By my standards, this building is old. It was built in 1601. The wood inside is 400 years old and someone is sticking up kid art on it. In North America the wood would be part of a very charming olde englishe bar with lots of brasse and fernse.
It is a very cosy school, with a stream outside, and a churchyard with gravestones next door. The caretaker, who also drives the school bus, happened around to give us a real tour.
According to my source, Beth and Helen graced these halls as elementary students.
The school was built in 1601 by Sir William Craven, thought to be the inspiration for the Dick Whittington story.
On the way to Leeds, these popped up. I read that they are also in Canada and Australia. Part of a world system that listens to everything. Except in Canada and Australia, we have so much room that you don't see them. hello mushrooms, anyone home?
Viv took us up to see the view. I enjoyed how the fog made everything mysterious and very soft.
Viv, this is one place I will never forget.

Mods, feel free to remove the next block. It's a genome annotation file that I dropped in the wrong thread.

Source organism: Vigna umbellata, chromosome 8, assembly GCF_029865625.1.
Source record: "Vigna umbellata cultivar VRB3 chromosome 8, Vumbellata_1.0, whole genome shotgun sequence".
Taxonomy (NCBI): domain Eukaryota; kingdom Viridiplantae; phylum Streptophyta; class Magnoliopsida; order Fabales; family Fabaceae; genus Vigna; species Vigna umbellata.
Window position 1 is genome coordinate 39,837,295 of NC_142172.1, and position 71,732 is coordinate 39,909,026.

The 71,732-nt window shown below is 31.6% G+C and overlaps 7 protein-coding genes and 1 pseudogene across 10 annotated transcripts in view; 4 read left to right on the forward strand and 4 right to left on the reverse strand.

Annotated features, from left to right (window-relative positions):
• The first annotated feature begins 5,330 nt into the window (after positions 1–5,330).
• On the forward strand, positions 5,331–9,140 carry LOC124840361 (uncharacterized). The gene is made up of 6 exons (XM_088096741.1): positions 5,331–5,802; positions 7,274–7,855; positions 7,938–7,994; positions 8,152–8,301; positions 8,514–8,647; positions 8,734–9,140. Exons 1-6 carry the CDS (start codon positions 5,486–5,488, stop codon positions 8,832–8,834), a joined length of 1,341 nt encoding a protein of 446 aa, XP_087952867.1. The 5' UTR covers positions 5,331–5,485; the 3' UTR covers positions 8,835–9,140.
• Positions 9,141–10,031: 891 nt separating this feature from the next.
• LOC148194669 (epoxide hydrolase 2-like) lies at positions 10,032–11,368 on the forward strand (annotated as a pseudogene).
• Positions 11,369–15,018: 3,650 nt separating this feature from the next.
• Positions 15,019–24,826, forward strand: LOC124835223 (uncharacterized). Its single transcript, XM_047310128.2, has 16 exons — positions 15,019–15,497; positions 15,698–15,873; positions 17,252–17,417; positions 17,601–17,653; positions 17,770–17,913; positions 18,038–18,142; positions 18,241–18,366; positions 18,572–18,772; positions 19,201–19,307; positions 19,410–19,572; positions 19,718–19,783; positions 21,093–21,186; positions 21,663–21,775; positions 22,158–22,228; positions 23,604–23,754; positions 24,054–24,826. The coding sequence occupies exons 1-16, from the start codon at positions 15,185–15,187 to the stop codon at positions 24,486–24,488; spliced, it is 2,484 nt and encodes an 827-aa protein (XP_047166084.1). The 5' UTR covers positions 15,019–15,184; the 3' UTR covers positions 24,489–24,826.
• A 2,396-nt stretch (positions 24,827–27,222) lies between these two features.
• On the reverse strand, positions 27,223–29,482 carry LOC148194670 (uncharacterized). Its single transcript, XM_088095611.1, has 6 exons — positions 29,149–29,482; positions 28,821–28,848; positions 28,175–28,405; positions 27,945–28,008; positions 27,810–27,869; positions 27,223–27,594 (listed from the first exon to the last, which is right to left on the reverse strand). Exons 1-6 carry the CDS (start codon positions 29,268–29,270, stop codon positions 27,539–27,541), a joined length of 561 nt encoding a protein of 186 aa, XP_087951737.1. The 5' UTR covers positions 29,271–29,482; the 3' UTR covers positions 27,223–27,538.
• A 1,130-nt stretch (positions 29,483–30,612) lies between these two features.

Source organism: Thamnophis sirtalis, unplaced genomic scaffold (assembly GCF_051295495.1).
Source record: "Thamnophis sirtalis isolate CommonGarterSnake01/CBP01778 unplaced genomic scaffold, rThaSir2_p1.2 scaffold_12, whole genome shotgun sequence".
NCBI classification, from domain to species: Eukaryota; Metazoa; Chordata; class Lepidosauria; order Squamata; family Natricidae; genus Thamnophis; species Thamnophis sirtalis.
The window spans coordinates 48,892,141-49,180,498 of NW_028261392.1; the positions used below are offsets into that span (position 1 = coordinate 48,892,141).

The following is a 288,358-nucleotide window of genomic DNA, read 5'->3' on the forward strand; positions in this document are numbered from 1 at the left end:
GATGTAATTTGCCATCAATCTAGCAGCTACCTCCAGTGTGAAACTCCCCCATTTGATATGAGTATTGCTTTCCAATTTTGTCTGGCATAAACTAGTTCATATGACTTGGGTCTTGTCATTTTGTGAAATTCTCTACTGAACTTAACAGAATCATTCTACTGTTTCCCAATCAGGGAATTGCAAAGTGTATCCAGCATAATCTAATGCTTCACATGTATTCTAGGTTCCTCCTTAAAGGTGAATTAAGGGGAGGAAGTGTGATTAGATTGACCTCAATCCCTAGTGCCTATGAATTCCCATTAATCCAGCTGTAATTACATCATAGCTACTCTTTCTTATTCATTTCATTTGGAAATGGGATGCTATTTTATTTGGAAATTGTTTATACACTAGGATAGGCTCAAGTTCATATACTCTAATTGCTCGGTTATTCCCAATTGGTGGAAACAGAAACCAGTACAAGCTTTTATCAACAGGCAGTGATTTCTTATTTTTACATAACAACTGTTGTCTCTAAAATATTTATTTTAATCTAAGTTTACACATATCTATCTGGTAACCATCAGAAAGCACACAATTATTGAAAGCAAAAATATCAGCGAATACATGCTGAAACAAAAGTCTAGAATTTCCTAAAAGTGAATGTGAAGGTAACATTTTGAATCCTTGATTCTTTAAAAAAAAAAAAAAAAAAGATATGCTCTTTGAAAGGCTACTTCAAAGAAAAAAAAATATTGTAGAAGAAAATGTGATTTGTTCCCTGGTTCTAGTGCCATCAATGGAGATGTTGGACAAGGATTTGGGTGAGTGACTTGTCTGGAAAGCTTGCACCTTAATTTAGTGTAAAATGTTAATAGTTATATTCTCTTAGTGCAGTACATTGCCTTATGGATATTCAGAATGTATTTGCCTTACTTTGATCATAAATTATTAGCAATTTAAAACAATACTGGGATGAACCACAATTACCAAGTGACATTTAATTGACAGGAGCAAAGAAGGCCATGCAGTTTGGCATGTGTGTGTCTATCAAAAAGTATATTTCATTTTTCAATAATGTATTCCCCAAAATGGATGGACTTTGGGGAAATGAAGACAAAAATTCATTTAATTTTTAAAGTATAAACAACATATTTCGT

what is needed here is sound and smell. water running everywhere, damp green, dirt, rocks, and wonderful flowers. we got so wet, so dirty. so worth it.
there are no right angles in this building. all these photos were taken straight on.
now we have caught up to manchester, which is the home of the Imperial War Museum North--also designed by Libeskind.
Lucky it was not yet in bloom. Sure is big.
The rush hour on the Tube is unbelievable. Just as you think no one else can fit on, a large lady and her husband push on, and into the middle. You get up close and personal. The walls are rounded so tall people bend over so they fit and won't get caught in the doors. You hope your stop is not going to be on the other side of the car you are on.